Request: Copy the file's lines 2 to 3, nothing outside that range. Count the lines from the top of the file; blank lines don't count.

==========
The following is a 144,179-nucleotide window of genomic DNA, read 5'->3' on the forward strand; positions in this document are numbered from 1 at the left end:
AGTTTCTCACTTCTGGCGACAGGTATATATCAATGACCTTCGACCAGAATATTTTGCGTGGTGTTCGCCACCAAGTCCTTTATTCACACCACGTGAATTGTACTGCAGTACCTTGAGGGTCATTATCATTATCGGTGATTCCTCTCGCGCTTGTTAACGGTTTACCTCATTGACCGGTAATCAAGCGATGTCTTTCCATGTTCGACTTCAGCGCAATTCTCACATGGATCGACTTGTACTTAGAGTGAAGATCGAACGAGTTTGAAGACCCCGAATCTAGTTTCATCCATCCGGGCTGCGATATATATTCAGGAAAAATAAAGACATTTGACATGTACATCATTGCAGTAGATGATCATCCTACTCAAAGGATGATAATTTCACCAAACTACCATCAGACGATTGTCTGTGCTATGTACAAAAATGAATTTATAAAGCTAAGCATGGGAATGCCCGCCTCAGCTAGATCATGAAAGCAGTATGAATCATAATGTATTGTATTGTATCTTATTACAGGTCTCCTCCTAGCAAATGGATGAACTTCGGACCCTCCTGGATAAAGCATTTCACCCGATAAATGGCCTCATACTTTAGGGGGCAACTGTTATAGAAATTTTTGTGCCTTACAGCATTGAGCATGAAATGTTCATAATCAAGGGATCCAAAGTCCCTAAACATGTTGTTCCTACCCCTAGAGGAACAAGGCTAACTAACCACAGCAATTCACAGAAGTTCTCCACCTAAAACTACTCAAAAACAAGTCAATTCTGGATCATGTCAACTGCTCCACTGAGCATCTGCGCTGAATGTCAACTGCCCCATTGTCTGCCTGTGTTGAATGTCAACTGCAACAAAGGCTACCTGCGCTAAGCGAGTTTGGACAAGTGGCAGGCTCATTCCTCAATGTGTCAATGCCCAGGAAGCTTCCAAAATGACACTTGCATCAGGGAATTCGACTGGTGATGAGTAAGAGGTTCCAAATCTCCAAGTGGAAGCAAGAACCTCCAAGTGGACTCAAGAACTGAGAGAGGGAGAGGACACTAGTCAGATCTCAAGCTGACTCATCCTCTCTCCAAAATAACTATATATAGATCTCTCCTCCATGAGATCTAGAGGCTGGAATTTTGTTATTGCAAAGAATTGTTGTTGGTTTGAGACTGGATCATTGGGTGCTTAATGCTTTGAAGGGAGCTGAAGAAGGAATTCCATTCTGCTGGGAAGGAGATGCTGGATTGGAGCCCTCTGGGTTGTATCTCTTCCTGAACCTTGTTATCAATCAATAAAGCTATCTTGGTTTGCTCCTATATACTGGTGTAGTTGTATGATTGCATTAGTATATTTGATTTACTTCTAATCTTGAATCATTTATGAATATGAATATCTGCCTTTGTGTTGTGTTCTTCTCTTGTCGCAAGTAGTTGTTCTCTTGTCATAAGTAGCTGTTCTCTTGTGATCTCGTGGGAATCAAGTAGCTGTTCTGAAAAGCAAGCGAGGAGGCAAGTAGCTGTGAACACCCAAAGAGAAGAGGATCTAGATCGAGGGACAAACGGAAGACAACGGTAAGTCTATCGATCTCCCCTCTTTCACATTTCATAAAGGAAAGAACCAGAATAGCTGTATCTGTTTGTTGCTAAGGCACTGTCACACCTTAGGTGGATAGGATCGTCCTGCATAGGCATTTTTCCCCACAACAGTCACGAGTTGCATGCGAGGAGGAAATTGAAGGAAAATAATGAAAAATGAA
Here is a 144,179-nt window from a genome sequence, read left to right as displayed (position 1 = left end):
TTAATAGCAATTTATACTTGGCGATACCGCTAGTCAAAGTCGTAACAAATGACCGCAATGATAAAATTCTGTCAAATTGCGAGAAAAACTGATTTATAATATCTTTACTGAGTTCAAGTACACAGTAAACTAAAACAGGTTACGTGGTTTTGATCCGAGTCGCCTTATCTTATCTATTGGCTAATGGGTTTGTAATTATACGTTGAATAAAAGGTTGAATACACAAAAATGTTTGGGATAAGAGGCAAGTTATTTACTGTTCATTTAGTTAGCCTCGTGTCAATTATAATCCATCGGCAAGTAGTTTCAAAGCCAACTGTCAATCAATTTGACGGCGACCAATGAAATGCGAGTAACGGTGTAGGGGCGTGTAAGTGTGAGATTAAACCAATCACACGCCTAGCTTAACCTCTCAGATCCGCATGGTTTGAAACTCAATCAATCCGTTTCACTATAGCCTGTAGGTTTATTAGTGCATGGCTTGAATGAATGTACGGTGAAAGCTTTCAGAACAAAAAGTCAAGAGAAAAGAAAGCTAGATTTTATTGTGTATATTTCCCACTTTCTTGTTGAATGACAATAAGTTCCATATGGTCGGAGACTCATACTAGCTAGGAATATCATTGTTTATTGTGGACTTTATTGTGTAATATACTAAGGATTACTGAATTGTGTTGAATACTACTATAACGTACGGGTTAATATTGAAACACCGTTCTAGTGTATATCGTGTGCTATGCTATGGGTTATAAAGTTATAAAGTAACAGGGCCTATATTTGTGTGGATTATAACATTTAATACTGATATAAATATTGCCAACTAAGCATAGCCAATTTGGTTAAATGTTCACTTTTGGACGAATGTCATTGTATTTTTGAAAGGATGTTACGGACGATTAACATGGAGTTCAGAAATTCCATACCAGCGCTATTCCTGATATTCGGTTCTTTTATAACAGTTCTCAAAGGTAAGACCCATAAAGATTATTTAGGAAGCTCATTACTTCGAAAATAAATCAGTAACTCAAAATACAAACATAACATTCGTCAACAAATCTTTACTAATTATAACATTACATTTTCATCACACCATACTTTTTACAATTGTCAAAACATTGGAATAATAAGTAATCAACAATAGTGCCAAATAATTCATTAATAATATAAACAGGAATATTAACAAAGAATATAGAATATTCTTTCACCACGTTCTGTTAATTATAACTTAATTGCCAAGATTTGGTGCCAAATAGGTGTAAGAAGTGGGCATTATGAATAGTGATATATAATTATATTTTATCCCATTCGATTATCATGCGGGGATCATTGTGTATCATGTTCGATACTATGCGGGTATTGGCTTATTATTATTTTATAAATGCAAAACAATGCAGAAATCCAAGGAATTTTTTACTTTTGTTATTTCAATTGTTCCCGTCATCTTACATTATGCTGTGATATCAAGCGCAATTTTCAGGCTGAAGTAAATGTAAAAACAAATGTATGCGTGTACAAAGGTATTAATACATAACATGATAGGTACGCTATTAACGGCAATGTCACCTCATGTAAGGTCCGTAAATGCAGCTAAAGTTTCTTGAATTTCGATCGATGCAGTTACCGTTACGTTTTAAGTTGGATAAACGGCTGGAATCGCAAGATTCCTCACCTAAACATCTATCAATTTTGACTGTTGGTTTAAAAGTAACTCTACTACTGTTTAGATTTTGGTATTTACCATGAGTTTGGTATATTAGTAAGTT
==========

AGTTTCTCACTTCTGGCGACAGGTATATATCAATGACCTTCGACCAGAATATTTTGCGTGGTGTTCGCCACCAAGTCCTTTATTCACACCACGTGAATTGTACTGCAGTACCTTGAGGGTCATTATCATTATCGGTGATTCCTCTCGCGCTTGTTAACGGTTTACCTCATTGACCGGTAATCAAGCGATGTCTTTCCATGTTCGACTTCAGCGCAATTCTCACATGGATCGACTTGTACTTAGAGTGAAGATCGAACGAGTTTGAAGACCCCGAATCTAGTTTCATCCATCCGGGCTGCGATATATATTCAGGAAAAATAAAGACATTTGACATGTACATCATTGCAGTAGATGATCATCCTACTCAAAGGATGATAATTTCACCAAACTACCATCAGACGATTGTCTGTGCTATGTACAAAAATGAATTTATAAAGCTAAGCATGGGAATGCCCGCCTCAGCTAGATCATGAAAGCAGTATGAATCATAATGTATTGTATTGTATCTTATTACAGGTCTCCTCCTAGCAAATGGATGAACTTCGGACCCTCCTGGATAAAGCATTTCACCCGATAAATGGCCTCATACTTTAGGGGGCAACTGTTATAGAAATTTTTGTGCCTTACAGCATTGAGCATGAAATGTTCATAATCAAGGGATCCAAAGTCCCTAAACATGTTGTTCCTACCCCTAGAGGAACAAGGCTAACTAACCACAGCAATTCACAGAAGTTCTCCACCTAAAACTACTCAAAAACAAGTCAATTCTGGATCATGTCAACTGCTCCACTGAGCATCTGCGCTGAATGTCAACTGCCCCATTGTCTGCCTGTGTTGAATGTCAACTGCAACAAAGGCTACCTGCGCTAAGCGAGTTTGGACAAGTGGCAGGCTCATTCCTCAATGTGTCAATGCCCAGGAAGCTTCCAAAATGACACTTGCATCAGGGAATTCGACTGGTGATGAGTAAGAGGTTCCAAATCTCCAAGTGGAAGCAAGAACCTCCAAGTGGACTCAAGAACTGAGAGAGGGAGAGGACACTAGTCAGATCTCAAGCTGACTCATCCTCTCTCCAAAATAACTATATATAGATCTCTCCTCCATGAGATCTAGAGGCTGGAATTTTGTTATTGCAAAGAATTGTTGTTGGTTTGAGACTGGATCATTGGGTGCTTAATGCTTTGAAGGGAGCTGAAGAAGGAATTCCATTCTGCTGGGAAGGAGATGCTGGATTGGAGCCCTCTGGGTTGTATCTCTTCCTGAACCTTGTTATCAATCAATAAAGCTATCTTGGTTTGCTCCTATATACTGGTGTAGTTGTATGATTGCATTAGTATATTTGATTTACTTCTAATCTTGAATCATTTATGAATATGAATATCTGCCTTTGTGTTGTGTTCTTCTCTTGTCGCAAGTAGTTGTTCTCTTGTCATAAGTAGCTGTTCTCTTGTGATCTCGTGGGAATCAAGTAGCTGTTCTGAAAAGCAAGCGAGGAGGCAAGTAGCTGTGAACACCCAAAGAGAAGAGGATCTAGATCGAGGGACAAACGGAAGACAACGGTAAGTCTATCGATCTCCCCTCTTTCACATTTCATAAAGGAAAGAACCAGAATAGCTGTATCTGTTTGTTGCTAAGGCACTGTCACACCTTAGGTGGATAGGATCGTCCTGCATAGGCATTTTTCCCCACAACAGTCACGAGTTGCATGCGAGGAGGAAATTGAAGGAAAATAATGAAAAATGAA
Here is a 144,179-nt window from a genome sequence, read left to right as displayed (position 1 = left end):